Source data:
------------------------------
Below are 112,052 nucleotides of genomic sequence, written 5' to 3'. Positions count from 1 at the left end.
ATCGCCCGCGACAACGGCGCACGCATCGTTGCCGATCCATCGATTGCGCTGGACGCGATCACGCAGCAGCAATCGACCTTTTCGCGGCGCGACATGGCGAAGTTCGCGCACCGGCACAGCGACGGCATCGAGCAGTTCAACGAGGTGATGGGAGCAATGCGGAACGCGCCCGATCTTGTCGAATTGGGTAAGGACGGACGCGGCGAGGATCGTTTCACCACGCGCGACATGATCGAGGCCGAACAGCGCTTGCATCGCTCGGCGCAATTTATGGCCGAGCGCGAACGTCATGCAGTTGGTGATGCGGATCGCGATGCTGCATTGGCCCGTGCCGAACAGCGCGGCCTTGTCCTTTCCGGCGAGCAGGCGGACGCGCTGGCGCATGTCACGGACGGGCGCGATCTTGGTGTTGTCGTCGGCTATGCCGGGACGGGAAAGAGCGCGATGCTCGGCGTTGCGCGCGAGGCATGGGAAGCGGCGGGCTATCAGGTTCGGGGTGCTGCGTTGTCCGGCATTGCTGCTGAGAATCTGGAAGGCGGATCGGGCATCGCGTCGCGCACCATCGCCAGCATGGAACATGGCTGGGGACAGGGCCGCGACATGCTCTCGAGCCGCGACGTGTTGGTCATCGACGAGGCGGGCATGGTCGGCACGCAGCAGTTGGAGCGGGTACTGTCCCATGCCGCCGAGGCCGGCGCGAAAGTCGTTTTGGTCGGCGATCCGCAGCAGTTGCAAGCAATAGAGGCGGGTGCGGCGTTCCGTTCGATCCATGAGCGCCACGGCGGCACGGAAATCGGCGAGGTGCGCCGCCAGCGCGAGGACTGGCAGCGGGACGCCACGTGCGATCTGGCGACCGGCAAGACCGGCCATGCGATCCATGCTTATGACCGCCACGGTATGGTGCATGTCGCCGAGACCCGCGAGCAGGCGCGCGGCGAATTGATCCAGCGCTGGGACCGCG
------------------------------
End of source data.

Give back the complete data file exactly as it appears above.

Below are 112,052 nucleotides of genomic sequence, written 5' to 3'. Positions count from 1 at the left end.
ATCGCCCGCGACAACGGCGCACGCATCGTTGCCGATCCATCGATTGCGCTGGACGCGATCACGCAGCAGCAATCGACCTTTTCGCGGCGCGACATGGCGAAGTTCGCGCACCGGCACAGCGACGGCATCGAGCAGTTCAACGAGGTGATGGGAGCAATGCGGAACGCGCCCGATCTTGTCGAATTGGGTAAGGACGGACGCGGCGAGGATCGTTTCACCACGCGCGACATGATCGAGGCCGAACAGCGCTTGCATCGCTCGGCGCAATTTATGGCCGAGCGCGAACGTCATGCAGTTGGTGATGCGGATCGCGATGCTGCATTGGCCCGTGCCGAACAGCGCGGCCTTGTCCTTTCCGGCGAGCAGGCGGACGCGCTGGCGCATGTCACGGACGGGCGCGATCTTGGTGTTGTCGTCGGCTATGCCGGGACGGGAAAGAGCGCGATGCTCGGCGTTGCGCGCGAGGCATGGGAAGCGGCGGGCTATCAGGTTCGGGGTGCTGCGTTGTCCGGCATTGCTGCTGAGAATCTGGAAGGCGGATCGGGCATCGCGTCGCGCACCATCGCCAGCATGGAACATGGCTGGGGACAGGGCCGCGACATGCTCTCGAGCCGCGACGTGTTGGTCATCGACGAGGCGGGCATGGTCGGCACGCAGCAGTTGGAGCGGGTACTGTCCCATGCCGCCGAGGCCGGCGCGAAAGTCGTTTTGGTCGGCGATCCGCAGCAGTTGCAAGCAATAGAGGCGGGTGCGGCGTTCCGTTCGATCCATGAGCGCCACGGCGGCACGGAAATCGGCGAGGTGCGCCGCCAGCGCGAGGACTGGCAGCGGGACGCCACGTGCGATCTGGCGACCGGCAAGACCGGCCATGCGATCCATGCTTATGACCGCCACGGTATGGTGCATGTCGCCGAGACCCGCGAGCAGGCGCGCGGCGAATTGATCCAGCGCTGGGACCGCG